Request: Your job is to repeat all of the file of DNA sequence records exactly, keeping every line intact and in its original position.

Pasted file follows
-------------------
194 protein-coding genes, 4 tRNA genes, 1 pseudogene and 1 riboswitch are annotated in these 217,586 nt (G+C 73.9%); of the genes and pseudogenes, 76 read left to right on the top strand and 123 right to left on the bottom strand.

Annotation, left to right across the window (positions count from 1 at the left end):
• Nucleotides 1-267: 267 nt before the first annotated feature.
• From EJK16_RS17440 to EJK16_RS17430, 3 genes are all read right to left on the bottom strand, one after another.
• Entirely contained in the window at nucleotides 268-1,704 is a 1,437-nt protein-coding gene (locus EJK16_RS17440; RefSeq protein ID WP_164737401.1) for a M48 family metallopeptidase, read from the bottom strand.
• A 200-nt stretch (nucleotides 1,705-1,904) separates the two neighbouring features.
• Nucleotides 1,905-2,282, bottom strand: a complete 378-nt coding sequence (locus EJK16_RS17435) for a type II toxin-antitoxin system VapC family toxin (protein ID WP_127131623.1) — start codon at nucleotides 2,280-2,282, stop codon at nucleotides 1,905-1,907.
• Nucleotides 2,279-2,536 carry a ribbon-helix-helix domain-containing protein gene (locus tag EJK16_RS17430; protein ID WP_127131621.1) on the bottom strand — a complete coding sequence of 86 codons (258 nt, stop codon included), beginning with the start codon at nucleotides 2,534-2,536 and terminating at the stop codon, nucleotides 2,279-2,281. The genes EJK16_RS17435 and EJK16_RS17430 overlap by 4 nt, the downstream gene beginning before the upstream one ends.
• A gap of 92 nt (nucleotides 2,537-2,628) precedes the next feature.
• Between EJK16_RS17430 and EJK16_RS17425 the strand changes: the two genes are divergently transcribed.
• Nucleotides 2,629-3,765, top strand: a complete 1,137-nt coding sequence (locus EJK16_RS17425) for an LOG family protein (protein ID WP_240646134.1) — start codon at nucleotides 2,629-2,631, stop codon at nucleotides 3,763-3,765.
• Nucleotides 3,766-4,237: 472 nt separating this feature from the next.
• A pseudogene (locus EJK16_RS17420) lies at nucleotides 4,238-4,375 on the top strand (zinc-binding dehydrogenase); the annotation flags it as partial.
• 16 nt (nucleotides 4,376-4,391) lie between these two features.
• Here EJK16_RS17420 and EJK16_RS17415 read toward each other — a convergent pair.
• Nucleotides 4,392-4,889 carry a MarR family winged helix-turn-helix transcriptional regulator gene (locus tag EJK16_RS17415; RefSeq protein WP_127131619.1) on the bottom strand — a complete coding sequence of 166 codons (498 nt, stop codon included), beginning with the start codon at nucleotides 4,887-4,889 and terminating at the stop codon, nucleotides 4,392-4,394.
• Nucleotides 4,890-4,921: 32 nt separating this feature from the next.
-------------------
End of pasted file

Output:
194 protein-coding genes, 4 tRNA genes, 1 pseudogene and 1 riboswitch are annotated in these 217,586 nt (G+C 73.9%); of the genes and pseudogenes, 76 read left to right on the top strand and 123 right to left on the bottom strand.

Annotation, left to right across the window (positions count from 1 at the left end):
• Nucleotides 1-267: 267 nt before the first annotated feature.
• From EJK16_RS17440 to EJK16_RS17430, 3 genes are all read right to left on the bottom strand, one after another.
• Entirely contained in the window at nucleotides 268-1,704 is a 1,437-nt protein-coding gene (locus EJK16_RS17440; RefSeq protein ID WP_164737401.1) for a M48 family metallopeptidase, read from the bottom strand.
• A 200-nt stretch (nucleotides 1,705-1,904) separates the two neighbouring features.
• Nucleotides 1,905-2,282, bottom strand: a complete 378-nt coding sequence (locus EJK16_RS17435) for a type II toxin-antitoxin system VapC family toxin (protein ID WP_127131623.1) — start codon at nucleotides 2,280-2,282, stop codon at nucleotides 1,905-1,907.
• Nucleotides 2,279-2,536 carry a ribbon-helix-helix domain-containing protein gene (locus tag EJK16_RS17430; protein ID WP_127131621.1) on the bottom strand — a complete coding sequence of 86 codons (258 nt, stop codon included), beginning with the start codon at nucleotides 2,534-2,536 and terminating at the stop codon, nucleotides 2,279-2,281. The genes EJK16_RS17435 and EJK16_RS17430 overlap by 4 nt, the downstream gene beginning before the upstream one ends.
• A gap of 92 nt (nucleotides 2,537-2,628) precedes the next feature.
• Between EJK16_RS17430 and EJK16_RS17425 the strand changes: the two genes are divergently transcribed.
• Nucleotides 2,629-3,765, top strand: a complete 1,137-nt coding sequence (locus EJK16_RS17425) for an LOG family protein (protein ID WP_240646134.1) — start codon at nucleotides 2,629-2,631, stop codon at nucleotides 3,763-3,765.
• Nucleotides 3,766-4,237: 472 nt separating this feature from the next.
• A pseudogene (locus EJK16_RS17420) lies at nucleotides 4,238-4,375 on the top strand (zinc-binding dehydrogenase); the annotation flags it as partial.
• 16 nt (nucleotides 4,376-4,391) lie between these two features.
• Here EJK16_RS17420 and EJK16_RS17415 read toward each other — a convergent pair.
• Nucleotides 4,392-4,889 carry a MarR family winged helix-turn-helix transcriptional regulator gene (locus tag EJK16_RS17415; RefSeq protein WP_127131619.1) on the bottom strand — a complete coding sequence of 166 codons (498 nt, stop codon included), beginning with the start codon at nucleotides 4,887-4,889 and terminating at the stop codon, nucleotides 4,392-4,394.
• Nucleotides 4,890-4,921: 32 nt separating this feature from the next.